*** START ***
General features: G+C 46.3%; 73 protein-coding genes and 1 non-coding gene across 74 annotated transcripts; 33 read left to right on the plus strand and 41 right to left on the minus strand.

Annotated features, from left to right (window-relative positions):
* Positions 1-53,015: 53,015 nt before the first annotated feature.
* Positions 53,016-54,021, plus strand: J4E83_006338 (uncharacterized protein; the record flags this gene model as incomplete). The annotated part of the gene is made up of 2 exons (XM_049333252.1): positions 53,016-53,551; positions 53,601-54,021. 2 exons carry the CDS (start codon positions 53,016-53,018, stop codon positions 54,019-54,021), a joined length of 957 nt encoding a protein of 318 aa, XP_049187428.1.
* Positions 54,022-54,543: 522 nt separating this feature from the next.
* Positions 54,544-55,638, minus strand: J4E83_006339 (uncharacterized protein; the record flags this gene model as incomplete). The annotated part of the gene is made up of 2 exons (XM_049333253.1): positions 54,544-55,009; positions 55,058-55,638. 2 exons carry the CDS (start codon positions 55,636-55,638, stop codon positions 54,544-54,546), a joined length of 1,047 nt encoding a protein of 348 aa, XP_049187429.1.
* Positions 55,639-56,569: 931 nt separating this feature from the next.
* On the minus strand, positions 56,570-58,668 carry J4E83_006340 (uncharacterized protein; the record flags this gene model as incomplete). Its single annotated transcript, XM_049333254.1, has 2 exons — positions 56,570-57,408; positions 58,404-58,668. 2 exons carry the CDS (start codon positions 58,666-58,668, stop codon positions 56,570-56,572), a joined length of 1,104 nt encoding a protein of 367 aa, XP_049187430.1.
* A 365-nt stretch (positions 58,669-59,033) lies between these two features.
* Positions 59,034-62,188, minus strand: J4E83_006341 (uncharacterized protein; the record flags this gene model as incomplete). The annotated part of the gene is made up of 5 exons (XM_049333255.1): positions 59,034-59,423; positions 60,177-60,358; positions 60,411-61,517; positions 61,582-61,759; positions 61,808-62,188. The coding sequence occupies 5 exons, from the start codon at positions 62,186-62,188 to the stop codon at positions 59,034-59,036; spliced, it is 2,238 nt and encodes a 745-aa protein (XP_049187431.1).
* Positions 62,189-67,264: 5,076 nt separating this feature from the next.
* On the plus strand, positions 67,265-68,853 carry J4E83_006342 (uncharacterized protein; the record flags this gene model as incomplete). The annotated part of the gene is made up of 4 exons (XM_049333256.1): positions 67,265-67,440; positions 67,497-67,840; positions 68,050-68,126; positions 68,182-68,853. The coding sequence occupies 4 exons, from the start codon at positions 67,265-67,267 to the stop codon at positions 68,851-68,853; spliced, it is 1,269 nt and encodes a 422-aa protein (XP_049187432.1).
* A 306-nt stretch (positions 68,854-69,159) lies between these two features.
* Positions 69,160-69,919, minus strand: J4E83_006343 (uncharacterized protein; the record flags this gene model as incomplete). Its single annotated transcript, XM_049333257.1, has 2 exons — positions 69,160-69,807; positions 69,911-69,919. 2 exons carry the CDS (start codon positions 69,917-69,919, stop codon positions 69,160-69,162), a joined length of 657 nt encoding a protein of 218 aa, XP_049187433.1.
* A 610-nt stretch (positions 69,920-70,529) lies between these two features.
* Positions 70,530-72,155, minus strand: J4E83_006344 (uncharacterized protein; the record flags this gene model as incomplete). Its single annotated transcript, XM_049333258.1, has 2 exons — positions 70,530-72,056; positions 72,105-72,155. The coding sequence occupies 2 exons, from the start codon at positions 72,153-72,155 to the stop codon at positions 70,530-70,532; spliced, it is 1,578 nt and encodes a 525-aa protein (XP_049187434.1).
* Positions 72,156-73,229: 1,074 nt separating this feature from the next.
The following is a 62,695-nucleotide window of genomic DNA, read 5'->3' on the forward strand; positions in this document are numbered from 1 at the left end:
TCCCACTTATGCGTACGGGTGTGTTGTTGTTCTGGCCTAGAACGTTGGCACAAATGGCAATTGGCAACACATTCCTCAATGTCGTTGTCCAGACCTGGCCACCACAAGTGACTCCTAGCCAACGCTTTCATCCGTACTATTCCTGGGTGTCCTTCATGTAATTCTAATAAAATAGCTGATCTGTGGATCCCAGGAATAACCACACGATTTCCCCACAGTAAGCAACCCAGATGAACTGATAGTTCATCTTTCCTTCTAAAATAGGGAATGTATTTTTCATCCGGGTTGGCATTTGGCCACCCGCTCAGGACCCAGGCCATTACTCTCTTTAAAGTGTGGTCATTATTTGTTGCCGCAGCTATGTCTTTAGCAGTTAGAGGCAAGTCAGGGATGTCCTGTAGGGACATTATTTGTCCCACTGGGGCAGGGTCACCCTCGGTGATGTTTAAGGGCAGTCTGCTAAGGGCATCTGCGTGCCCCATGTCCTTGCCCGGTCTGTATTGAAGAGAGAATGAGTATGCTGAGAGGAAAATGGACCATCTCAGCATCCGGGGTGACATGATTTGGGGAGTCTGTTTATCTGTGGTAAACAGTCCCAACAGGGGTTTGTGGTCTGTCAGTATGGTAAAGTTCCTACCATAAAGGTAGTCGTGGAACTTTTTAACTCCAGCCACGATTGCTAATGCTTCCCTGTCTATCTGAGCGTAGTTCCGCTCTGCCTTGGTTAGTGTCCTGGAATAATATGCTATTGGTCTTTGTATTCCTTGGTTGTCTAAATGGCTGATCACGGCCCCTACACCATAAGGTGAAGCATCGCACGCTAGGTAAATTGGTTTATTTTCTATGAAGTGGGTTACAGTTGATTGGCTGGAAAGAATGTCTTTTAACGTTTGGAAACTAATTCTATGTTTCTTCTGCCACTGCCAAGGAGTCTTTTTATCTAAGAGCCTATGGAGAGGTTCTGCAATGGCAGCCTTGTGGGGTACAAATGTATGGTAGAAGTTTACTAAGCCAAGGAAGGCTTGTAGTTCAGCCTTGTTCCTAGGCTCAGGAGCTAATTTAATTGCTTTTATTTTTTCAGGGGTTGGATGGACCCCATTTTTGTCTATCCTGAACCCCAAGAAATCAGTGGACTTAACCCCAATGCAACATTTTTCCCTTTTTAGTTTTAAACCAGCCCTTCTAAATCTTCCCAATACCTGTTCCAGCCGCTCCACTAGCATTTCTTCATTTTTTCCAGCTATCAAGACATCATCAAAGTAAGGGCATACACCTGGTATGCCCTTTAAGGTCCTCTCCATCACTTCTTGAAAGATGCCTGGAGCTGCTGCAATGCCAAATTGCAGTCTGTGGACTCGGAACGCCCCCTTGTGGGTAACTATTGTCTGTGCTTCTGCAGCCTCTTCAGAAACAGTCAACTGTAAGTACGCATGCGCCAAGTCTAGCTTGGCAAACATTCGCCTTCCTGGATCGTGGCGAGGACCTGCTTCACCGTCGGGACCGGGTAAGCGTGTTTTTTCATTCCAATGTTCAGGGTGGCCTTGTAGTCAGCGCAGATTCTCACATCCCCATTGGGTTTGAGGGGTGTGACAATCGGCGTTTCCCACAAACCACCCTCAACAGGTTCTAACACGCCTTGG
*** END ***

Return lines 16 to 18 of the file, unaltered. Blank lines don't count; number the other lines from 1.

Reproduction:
* Positions 70,530-72,155, minus strand: J4E83_006344 (uncharacterized protein; the record flags this gene model as incomplete). Its single annotated transcript, XM_049333258.1, has 2 exons — positions 70,530-72,056; positions 72,105-72,155. The coding sequence occupies 2 exons, from the start codon at positions 72,153-72,155 to the stop codon at positions 70,530-70,532; spliced, it is 1,578 nt and encodes a 525-aa protein (XP_049187434.1).
* Positions 72,156-73,229: 1,074 nt separating this feature from the next.
The following is a 62,695-nucleotide window of genomic DNA, read 5'->3' on the forward strand; positions in this document are numbered from 1 at the left end: